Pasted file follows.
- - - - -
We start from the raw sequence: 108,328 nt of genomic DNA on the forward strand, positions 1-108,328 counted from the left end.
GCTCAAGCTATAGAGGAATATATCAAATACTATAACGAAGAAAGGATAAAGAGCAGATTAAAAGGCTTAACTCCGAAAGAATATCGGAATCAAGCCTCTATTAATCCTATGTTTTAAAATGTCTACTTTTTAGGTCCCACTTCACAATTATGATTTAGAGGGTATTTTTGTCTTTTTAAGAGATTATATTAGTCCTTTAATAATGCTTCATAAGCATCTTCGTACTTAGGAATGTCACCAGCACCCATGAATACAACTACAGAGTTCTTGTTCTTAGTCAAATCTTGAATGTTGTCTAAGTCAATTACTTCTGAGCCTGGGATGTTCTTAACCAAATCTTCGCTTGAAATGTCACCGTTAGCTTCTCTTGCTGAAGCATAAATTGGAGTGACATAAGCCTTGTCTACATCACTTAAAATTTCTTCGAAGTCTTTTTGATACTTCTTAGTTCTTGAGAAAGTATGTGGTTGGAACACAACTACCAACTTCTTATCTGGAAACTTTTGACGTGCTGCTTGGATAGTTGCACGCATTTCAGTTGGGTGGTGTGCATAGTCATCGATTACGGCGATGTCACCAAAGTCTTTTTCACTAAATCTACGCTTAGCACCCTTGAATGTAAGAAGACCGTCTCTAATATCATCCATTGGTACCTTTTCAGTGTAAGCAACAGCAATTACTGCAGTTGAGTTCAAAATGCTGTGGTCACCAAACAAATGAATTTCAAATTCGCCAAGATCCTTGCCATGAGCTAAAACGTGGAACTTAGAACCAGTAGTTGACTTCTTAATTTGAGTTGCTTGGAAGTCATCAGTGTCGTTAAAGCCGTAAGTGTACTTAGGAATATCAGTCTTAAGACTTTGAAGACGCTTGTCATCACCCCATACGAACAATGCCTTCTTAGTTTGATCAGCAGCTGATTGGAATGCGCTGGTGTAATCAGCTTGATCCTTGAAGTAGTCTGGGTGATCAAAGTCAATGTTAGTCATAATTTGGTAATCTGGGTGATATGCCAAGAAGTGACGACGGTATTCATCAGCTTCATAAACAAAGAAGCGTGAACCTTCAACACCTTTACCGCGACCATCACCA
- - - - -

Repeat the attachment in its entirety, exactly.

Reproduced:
We start from the raw sequence: 108,328 nt of genomic DNA on the forward strand, positions 1-108,328 counted from the left end.
GCTCAAGCTATAGAGGAATATATCAAATACTATAACGAAGAAAGGATAAAGAGCAGATTAAAAGGCTTAACTCCGAAAGAATATCGGAATCAAGCCTCTATTAATCCTATGTTTTAAAATGTCTACTTTTTAGGTCCCACTTCACAATTATGATTTAGAGGGTATTTTTGTCTTTTTAAGAGATTATATTAGTCCTTTAATAATGCTTCATAAGCATCTTCGTACTTAGGAATGTCACCAGCACCCATGAATACAACTACAGAGTTCTTGTTCTTAGTCAAATCTTGAATGTTGTCTAAGTCAATTACTTCTGAGCCTGGGATGTTCTTAACCAAATCTTCGCTTGAAATGTCACCGTTAGCTTCTCTTGCTGAAGCATAAATTGGAGTGACATAAGCCTTGTCTACATCACTTAAAATTTCTTCGAAGTCTTTTTGATACTTCTTAGTTCTTGAGAAAGTATGTGGTTGGAACACAACTACCAACTTCTTATCTGGAAACTTTTGACGTGCTGCTTGGATAGTTGCACGCATTTCAGTTGGGTGGTGTGCATAGTCATCGATTACGGCGATGTCACCAAAGTCTTTTTCACTAAATCTACGCTTAGCACCCTTGAATGTAAGAAGACCGTCTCTAATATCATCCATTGGTACCTTTTCAGTGTAAGCAACAGCAATTACTGCAGTTGAGTTCAAAATGCTGTGGTCACCAAACAAATGAATTTCAAATTCGCCAAGATCCTTGCCATGAGCTAAAACGTGGAACTTAGAACCAGTAGTTGACTTCTTAATTTGAGTTGCTTGGAAGTCATCAGTGTCGTTAAAGCCGTAAGTGTACTTAGGAATATCAGTCTTAAGACTTTGAAGACGCTTGTCATCACCCCATACGAACAATGCCTTCTTAGTTTGATCAGCAGCTGATTGGAATGCGCTGGTGTAATCAGCTTGATCCTTGAAGTAGTCTGGGTGATCAAAGTCAATGTTAGTCATAATTTGGTAATCTGGGTGATATGCCAAGAAGTGACGACGGTATTCATCAGCTTCATAAACAAAGAAGCGTGAACCTTCAACACCTTTACCGCGACCATCACCA